cm the trend '.as steady inwards Itimiiviucdo
and Magna (hula, 1'hll idelpldn and the DcmI.i.
intloii of Independence, Washington and the
emancipation l'roi lam.it Ion, towards personal
suffrage and universal education.
'2. Labor has been dlgnlflrd. I'lato, I.vcurgus
and Cicrio said it was ,i disgrace to tcnrli com
mon tonK Hut .lesus was an ordinary workman,
lire luminous halo ought to have given place tn
the cap of a carpenter. That was Ills glory. Il'n
disciples were nil men of bralncr.ift or handi
craft. Of gentlemen of llesure there was not one.
His apostle was Inspired to say: "If any will
not work, neither let him cat," This principle
his permeated human life, until today the dlnn-r
pall N the noblest Indge on earth,
it. 'Ihe material condition of the working man
Is bettered cverwhere. The ancient world had
no thought of wages. An honest wage for nn
honest di's work was unheard of before Jesus
Mid, "'llio laborer Is worthy of his hire." The
Human laborer was fed like a lieast. Tlm d(H
picablc custom of tipping vvaltcis at hotels Is u
suivival of the ancient pigan world. The Pyra
mids wire built by men who lived nn onions and
lentils doled out by the I rsk masters. Ily nnd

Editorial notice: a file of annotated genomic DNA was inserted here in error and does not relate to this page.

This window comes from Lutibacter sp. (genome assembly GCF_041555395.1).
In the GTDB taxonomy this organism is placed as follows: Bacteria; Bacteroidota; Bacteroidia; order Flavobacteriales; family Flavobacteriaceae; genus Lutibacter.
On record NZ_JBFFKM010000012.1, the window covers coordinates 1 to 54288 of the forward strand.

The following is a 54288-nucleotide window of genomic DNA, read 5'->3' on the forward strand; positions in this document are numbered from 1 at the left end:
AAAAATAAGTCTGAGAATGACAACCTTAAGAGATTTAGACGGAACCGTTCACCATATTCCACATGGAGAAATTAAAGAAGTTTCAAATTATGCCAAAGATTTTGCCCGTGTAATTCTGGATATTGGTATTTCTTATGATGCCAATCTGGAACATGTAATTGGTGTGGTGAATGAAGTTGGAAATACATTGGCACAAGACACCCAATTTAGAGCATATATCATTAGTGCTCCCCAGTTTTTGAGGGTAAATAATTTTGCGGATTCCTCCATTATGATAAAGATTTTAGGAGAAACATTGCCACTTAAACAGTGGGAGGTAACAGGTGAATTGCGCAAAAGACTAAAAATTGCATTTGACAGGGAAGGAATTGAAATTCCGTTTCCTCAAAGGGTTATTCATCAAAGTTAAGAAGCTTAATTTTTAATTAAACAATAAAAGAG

by the truth of Jesus took hold of the hearts and
cousi'irmcs of men until it was felt that jastlcr
and kindness were due lo the tollers. This spirit
Is nnrchlng steadily onwards. Its progrrss Is
the direct result of Christian teaching, f'hlni In
today a land of mandarins and coolies, F.gypt is
a land of rich men ami beggars, Turkey Is a
land of pashus nnd slaves. Nowhere outside of
Chrlftendom Is labor honored, Hie laborer per
mlttcd to rrspert himself, or are the Ideas of
justice and kindness Introduced Into tho relations
at capital and labor. To lw sure, there is social
discontent. There arc strikes and processions of
striken In Christian lands. Hut notice that they
aro nowhere else, The desire for Improvements
and the rights of complaint and petition are tl.o
products of Christianity,
4, Christianity lias llquittcd the race so thit
men may move freely up and down without arti
ficial hindrances, "j.et the shoemaker stick to
tils last," said tho old Latin proverb. In pagan
world J, the lines between the castes are linpa-s.
able. Hut in Christian countries ascent is pcs.
bio for every man Independently of parentage and
previous conditions. Millionaires may bo a men
ace. It Is not for me to say, Hut notice that
nearly all of them wero once poor men or the
children of poor men. This U an effect of the
loosening power of the spirit of Jcaiis.
Hut how have the teachings and the spirit of